DfID vows to compensate British NGOs for any funding loss after Brexit

24 Aug 18

The UK will compensate British NGOs for any loss of EU aid funding in the event of a ‘no deal’ Brexit, the government has said in a letter to the charities.

Penny Mordaunt warned earlier in the year the Department for International Development could stop sending the millions of pounds it currently gives to EU aid projects if the bloc stopped supporting British NGOs.

It would do this if the bloc sticks to disclaimers in aid contracts stipulating that British NGOs would cease to get EU funding in the event of a no deal, Mordaunt said in July.

The letter to NGOs, published yesterday, has assured them UK government will underwrite existing contracts they have to compensate them for loss of funding.

Penny Mordaunt, international development secretary, wrote in the letter: “I understand the difficulties you and your colleagues have experienced over recent months in applying for EU funding – funding for which you remain legally entitled to bid – and the frustrations you have faced in delivering the high-quality programming for which British development organisations are renowned.

“It is in neither the EU’s nor the UK’s interest that organisations which are best-placed are prevented from delivering our programme.”

In July, she warned that funding would only continue if UK-based organisations can continue to take part in EU-run projects and bid for funding.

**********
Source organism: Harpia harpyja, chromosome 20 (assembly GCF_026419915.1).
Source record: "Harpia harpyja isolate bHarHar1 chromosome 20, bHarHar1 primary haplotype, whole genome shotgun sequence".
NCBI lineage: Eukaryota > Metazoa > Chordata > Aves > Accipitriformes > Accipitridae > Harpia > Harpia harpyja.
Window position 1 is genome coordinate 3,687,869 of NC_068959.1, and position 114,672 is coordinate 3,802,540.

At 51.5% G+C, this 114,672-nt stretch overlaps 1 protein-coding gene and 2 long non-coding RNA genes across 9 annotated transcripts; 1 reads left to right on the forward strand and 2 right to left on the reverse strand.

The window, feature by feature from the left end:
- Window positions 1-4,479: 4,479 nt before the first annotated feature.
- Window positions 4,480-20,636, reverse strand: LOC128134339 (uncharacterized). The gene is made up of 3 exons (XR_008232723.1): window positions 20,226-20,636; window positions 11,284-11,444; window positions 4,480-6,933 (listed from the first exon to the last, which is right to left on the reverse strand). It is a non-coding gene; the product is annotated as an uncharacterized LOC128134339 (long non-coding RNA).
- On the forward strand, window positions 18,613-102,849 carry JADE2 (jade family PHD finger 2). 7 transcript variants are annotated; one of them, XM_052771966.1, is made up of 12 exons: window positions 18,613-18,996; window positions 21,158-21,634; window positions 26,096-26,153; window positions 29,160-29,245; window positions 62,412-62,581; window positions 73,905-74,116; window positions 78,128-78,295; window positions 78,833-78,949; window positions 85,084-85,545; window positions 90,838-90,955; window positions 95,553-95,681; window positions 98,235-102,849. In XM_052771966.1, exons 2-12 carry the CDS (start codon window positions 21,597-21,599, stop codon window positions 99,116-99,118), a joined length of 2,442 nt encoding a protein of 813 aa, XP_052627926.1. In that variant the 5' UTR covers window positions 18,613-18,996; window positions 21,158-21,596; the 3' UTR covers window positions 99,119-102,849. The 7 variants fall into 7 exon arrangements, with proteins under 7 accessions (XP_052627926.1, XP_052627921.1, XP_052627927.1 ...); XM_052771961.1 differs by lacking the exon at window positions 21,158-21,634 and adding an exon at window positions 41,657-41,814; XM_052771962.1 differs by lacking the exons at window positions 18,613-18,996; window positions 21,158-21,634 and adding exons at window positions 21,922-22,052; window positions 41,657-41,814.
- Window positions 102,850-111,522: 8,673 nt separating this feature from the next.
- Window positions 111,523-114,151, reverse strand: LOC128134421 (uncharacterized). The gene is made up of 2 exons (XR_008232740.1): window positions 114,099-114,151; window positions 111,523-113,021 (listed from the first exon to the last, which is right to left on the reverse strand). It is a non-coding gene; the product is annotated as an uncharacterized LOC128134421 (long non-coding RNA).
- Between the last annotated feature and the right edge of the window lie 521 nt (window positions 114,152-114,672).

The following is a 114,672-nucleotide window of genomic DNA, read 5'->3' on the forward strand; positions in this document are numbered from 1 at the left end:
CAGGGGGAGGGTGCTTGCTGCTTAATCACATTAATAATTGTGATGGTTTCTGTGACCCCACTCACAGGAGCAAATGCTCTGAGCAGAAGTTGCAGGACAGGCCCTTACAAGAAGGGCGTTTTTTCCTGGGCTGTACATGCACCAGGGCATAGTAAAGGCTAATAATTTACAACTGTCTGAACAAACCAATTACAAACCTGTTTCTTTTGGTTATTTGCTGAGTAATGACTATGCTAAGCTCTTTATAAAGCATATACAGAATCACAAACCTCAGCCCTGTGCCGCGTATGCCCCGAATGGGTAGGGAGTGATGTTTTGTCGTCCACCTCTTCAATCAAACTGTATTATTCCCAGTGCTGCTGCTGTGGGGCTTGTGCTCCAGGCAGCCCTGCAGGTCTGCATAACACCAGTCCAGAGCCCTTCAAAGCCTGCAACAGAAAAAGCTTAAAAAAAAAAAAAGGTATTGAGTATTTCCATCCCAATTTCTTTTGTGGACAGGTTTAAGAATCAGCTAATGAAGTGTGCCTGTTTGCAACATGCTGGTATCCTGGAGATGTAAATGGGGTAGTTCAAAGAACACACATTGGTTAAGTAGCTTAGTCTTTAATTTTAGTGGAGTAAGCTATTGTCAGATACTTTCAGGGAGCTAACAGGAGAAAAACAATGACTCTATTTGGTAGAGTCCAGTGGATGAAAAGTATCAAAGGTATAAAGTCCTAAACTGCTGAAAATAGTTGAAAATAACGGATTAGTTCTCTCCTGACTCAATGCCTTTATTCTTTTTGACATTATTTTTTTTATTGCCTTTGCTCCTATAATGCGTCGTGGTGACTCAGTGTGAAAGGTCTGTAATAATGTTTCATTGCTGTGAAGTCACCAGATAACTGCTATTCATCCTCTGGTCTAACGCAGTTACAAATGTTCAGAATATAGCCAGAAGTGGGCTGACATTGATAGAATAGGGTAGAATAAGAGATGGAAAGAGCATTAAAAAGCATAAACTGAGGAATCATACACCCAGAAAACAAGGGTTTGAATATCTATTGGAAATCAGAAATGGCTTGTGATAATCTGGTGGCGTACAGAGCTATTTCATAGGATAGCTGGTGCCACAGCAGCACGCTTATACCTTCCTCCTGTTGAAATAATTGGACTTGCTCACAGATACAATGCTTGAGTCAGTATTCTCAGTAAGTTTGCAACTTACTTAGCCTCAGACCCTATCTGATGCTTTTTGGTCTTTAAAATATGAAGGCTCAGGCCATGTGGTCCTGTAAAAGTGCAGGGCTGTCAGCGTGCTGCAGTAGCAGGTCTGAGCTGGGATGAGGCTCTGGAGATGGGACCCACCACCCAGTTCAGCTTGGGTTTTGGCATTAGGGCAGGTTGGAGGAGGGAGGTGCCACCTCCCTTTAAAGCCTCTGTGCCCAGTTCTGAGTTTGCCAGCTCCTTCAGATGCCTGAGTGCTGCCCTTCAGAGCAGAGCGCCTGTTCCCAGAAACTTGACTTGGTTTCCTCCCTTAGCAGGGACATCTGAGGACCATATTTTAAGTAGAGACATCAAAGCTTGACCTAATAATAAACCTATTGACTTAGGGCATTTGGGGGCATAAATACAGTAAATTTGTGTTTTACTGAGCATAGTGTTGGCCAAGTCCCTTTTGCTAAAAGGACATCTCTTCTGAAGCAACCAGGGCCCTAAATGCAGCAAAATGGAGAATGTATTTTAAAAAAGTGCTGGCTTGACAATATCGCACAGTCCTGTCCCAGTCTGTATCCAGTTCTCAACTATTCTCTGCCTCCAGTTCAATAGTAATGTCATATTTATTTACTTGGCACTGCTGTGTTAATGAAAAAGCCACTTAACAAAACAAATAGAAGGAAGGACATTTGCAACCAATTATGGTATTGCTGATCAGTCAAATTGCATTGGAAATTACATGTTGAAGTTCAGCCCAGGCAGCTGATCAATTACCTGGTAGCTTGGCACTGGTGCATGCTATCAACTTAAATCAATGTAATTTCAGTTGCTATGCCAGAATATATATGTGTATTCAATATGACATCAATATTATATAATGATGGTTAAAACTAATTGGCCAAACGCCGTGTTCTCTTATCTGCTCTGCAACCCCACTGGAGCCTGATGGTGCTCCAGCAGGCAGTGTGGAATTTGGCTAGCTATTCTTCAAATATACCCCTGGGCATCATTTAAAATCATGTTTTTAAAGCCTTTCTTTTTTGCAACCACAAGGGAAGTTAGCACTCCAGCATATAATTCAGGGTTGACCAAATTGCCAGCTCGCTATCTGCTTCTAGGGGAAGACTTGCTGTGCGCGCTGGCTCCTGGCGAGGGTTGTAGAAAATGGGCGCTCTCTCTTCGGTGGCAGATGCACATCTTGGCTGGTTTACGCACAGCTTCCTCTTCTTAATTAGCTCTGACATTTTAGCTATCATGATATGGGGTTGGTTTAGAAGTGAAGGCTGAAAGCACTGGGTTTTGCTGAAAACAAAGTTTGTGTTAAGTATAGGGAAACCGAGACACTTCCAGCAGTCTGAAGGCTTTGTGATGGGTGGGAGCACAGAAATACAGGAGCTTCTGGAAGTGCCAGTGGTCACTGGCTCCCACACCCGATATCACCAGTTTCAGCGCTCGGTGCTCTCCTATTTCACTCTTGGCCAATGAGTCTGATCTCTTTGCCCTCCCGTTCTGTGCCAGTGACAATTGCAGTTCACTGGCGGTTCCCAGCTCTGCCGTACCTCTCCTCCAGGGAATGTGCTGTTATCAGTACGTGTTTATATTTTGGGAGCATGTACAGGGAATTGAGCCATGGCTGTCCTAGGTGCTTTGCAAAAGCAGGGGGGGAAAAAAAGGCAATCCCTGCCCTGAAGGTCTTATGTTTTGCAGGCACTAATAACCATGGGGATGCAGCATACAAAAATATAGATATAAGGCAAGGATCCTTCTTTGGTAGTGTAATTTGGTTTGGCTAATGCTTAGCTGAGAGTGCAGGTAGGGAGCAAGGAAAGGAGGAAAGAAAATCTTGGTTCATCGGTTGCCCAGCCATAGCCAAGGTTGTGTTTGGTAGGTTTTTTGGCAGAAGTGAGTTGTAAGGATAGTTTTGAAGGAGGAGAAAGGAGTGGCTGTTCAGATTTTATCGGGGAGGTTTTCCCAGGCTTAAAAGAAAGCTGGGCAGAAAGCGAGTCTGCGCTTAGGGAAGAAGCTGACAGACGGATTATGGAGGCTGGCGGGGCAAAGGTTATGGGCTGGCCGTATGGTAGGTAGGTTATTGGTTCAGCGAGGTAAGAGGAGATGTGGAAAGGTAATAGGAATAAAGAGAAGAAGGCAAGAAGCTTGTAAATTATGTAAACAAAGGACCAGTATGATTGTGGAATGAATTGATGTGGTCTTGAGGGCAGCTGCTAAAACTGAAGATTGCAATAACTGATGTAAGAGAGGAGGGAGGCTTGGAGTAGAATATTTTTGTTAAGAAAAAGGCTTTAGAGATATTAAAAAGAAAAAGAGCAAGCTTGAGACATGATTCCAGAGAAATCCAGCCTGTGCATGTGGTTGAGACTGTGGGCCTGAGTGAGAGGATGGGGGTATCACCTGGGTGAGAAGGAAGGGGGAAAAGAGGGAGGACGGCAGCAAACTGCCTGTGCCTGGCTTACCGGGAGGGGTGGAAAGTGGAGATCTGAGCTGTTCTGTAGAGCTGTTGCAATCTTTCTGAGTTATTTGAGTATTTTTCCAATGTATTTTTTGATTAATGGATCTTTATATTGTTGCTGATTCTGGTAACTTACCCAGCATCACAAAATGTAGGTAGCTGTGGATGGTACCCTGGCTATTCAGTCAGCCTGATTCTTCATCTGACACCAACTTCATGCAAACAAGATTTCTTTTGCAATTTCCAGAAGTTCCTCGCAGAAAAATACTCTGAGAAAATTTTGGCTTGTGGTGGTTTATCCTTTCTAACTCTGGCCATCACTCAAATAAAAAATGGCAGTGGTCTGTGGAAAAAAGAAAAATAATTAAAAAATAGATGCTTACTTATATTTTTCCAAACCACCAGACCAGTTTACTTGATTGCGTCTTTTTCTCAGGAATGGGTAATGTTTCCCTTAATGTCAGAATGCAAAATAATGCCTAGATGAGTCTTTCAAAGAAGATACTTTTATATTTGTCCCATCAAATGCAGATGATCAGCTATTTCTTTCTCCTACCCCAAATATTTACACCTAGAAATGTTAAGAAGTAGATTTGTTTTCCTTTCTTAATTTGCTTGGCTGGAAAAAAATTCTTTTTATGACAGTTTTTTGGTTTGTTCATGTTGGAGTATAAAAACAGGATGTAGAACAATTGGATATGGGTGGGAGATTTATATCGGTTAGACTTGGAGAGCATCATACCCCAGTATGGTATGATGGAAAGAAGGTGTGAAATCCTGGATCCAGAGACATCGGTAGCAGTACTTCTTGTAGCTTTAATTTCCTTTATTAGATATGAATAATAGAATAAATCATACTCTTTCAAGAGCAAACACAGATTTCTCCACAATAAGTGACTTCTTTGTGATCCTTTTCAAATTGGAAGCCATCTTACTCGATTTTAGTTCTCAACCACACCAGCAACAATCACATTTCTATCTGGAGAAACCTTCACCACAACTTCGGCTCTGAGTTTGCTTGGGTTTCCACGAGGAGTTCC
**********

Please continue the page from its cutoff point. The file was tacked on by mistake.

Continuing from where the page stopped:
The minister said on Twitter: “On any Brexit scenario funding for UK NGOs will be secure.”

Last year, £884m of the UK’s £13.4bn aid budget went to EU development funds to be used for humanitarian projects around the world.

The UK’s Brexit secretary Dominic Raab said in a speech on no deal planning yesterday morning: “For our trail-blazing NGOs fighting global poverty, we have guaranteed their funding, from successful bids [to get money from] the European Civil Protection and Humanitarian Aid Operations.”

The government said that British humanitarian organisations should be able to continue bidding for funding from the core budget of the EU’s aid fund the European Civil Protection and Humanitarian Aid Operations.

It added that UK-based organisations should also be able to participate in and lead projects until programme closure.

Claire Godfrey, head of policy and campaigns at Bond, a UK network that represents British NGOs, said: “It is important to remember that the UK aid sector is a global leader when it comes to aid and development, and has long championed the value of keeping the world’s poorest at the heart of our work.

“We sadly risk hindering joint global development and aid efforts unless people stop playing politics with the lives of those facing dire poverty, insecurity and climate change.”

UK-based NGOs told PF International earlier this year that they were considering moving from the UK in a bid to protect funding streams.

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